Tom Pidcock and Laurens De Plus test 'challenging' Tour de France gravel ahead of 2024

British rider recons stage around Troyes which will feature approximately 32 kilometres of unpaved roads

Pidcock and De Plus
(Image credit: Twitter / Laurens De Plus)

Tom Pidcock and his Ineos Grenadiers teammate Laurens De Plus have wasted no time in testing out the ninth gravel stage of next year’s Tour de France before the end of the year. 

Stage nine of the 2024 edition of the race is a 199 kilometre stage around the city of Troyes in the north east of the country. It features 14 sectors of unpaved, gravel road with an additional 2,000 metres of elevation gain, a test which Pidcock - as reigning Strade Bianche champion - will no doubt relish. 

De Plus shared a post on Strava - titled “TDF recon stage 9” - which included an image of the Belgian and Pidcock standing on one of the sectors with Pidcock’s coach, Kurt Bogaerts, in the background along with Ineos sports director Steve Cummings. 

The Strava file shows that the duo completed 156.7 kilometres of the stage and 1,720 metres of elevation gain. 

Pidcock will likely be one of several cards that Ineos could play on the ninth stage. 

Speaking to Cycling Weekly, Cummings said that the nature of the course should make for an exciting finale to the stage. 

"Generally the sectors towards the end of the stage are more challenging," he said. "I suspect in July it will be dry and dusty, I'm not sure how that will effect how riders perceive the gravel. 

"Generally a lot of changes of direction," he added. "For sure it will be an epic stage and we are looking forward to it."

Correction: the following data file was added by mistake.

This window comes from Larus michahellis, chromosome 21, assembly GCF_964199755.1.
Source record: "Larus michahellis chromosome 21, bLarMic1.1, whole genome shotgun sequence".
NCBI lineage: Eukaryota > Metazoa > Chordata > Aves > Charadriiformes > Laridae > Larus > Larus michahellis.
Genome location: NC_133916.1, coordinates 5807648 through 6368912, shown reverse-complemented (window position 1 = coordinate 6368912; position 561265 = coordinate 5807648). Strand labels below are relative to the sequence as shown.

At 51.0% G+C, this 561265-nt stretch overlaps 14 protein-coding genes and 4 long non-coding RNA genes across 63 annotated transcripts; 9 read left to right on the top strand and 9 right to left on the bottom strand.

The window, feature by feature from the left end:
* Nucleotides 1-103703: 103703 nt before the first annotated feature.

Prior to returning the Tour for a third straight year, Bogaerts recently told Cycling Weekly that the 24-year-old will more than likely look to defend his Strade title in March. 

“He would like to target it [Strade Bianche] again,” Bogaerts said. “It's a race in general that he really loves and with the team we are putting a puzzle together where it's highly likely it will fit in.”

“Strade is definitely a race that I see Tom returning to several times,” he added. “Obviously it's not a Monument, but it's probably the one that comes closest to a Monument.

"It's quite iconic and is the closest you can come to like the old fashioned style of racing on dirt roads.

“The finish is quite nice [in the square], the environment is nice, that part of Italy is a really great place. I know that doing well in that race is something he would like to do several times.

"There's other races he would like to win once, but I think he wouldn't say no to a second win there. It means a lot to him, this race, and I see him going back there regularly.”

Tom Pidcock

Pidcock in action at Strade Bianche in March

(Image credit: Getty Images)

Meanwhile the inclusion of a gravel stage in next year’s Tour drew scepticism from many after the recent route announcement in Paris. 

“Gravel is, for me, not necessary. I would not put it in a race such as this. The luck factor is getting too big,” said Jumbo-Visma boss, Richard Plugge.

“The old legends of cycling would be happy that we can finally race on asphalt, and now we go back to how it was 30 or 40 years ago. For me that’s not necessary.

“On the other hand, it’s part of it, and we have to deal with that. The rest of the parcours is brilliant.”

Remco Evenepoel, who is widely expected to make his Tour debut next year, suggested to Belgian outlet Het Laatse Nieuws that he wasn’t a fan of the inclusion of gravel in a Grand Tour.

"Separate events and championships for gravel are already being organised," Evenepoel said. "Should gravel sections like that absolutely still be included in a Grand Tour or in other, normal, races? I don't really think it's necessary.”

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